Dakota Pacific appeared amenable to those changes.

Robinson summed up the decision the council faces.

“If the status quo is preferred, which is to leave this as a slow-track tech park and leave to chance when UDOT gets around to doing something to fix the traffic, and not address the affordable housing elements in here — that’s one choice,” he said. “The other choice is to use this as a catalyst to change the Kimball Junction neighborhood, to add affordable housing and to really fix — with UDOT’s help and with some federal help and with the developer’s help through these different mechanisms — the transportation and the transit.”

When the Tech Center agreement was negotiated in the mid 2000s, it was thought it would help diversify the local economy and keep development off the hillsides near the Utah Olympic Park. Only three projects have since been built there, other than support infrastructure: a contractually mandated affordable housing complex, the Liberty Peak Apartments; the Skullcandy headquarters and the Park City Visitor’s Center.

Detractors of the proposed project have focused on the traffic the project will create, as well as the impact of adding possibly 3,000 new residents to an already congested area. Some also question the abandonment of a chief goal of the previous agreement — diversifying the local economy. And some see the slow buildout of the Tech Center as good in itself, keeping the land relatively free of development.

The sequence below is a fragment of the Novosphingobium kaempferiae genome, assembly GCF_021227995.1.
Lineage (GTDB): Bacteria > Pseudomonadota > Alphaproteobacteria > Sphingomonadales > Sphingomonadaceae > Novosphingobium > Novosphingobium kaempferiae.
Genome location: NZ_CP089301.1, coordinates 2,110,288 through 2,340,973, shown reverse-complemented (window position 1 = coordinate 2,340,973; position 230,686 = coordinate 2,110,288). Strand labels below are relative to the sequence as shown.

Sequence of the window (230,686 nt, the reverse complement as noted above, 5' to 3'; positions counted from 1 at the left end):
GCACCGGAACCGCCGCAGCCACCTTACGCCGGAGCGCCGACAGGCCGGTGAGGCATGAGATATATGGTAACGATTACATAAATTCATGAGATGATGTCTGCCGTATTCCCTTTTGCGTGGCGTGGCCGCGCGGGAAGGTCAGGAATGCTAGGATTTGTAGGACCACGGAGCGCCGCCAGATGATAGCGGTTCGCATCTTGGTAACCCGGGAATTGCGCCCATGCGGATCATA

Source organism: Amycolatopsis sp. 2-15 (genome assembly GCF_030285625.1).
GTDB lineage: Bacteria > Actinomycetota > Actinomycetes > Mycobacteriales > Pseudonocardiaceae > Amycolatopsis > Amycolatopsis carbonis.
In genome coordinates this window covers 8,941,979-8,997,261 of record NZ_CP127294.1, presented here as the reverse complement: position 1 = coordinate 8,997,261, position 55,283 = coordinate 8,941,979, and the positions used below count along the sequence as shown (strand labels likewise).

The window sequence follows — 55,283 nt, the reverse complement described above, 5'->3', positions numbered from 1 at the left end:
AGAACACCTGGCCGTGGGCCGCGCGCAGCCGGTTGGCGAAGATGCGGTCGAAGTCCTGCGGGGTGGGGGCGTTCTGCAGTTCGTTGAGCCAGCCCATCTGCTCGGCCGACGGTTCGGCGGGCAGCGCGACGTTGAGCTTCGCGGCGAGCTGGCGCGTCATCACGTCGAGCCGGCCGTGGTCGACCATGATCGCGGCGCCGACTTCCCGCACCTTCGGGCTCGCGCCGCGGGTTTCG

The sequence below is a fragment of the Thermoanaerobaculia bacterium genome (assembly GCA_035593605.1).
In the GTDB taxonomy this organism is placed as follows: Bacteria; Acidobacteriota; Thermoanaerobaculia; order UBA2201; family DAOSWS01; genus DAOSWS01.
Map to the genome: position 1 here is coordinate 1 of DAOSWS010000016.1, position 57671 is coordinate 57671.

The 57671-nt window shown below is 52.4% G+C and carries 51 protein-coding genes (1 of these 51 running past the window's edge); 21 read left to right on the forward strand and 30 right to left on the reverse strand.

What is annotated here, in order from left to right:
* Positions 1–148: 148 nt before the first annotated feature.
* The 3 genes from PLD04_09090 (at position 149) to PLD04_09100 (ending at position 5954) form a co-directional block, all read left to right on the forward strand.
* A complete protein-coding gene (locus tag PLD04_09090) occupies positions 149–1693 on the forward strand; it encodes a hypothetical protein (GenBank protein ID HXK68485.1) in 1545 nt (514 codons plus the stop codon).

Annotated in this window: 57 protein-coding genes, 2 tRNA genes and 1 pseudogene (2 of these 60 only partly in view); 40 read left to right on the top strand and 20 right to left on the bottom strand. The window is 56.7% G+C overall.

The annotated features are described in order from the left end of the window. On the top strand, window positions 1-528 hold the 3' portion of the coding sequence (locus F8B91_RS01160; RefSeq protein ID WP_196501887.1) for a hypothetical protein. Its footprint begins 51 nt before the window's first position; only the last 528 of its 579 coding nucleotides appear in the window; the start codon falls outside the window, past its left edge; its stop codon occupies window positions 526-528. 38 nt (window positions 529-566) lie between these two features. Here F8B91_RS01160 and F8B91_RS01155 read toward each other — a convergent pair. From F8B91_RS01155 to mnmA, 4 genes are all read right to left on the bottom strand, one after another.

Proponents of the plan, including to some degree four of the five county councilors, see the project as a catalyst for fixing the traffic problems at Kimball Junction, an improvement compared to the already approved office park and a step toward establishing a neighborhood feel at Kimball Junction.

Support Local Journalism

Support Local Journalism

Readers around Park City and Summit County make the Park Record's work possible. Your financial contribution supports our efforts to deliver quality, locally relevant journalism.

Now more than ever, your support is critical to help us keep our community informed about the evolving coronavirus pandemic and the impact it is having locally. Every contribution, however large or small, will make a difference.

Each donation will be used exclusively for the development and creation of increased news coverage.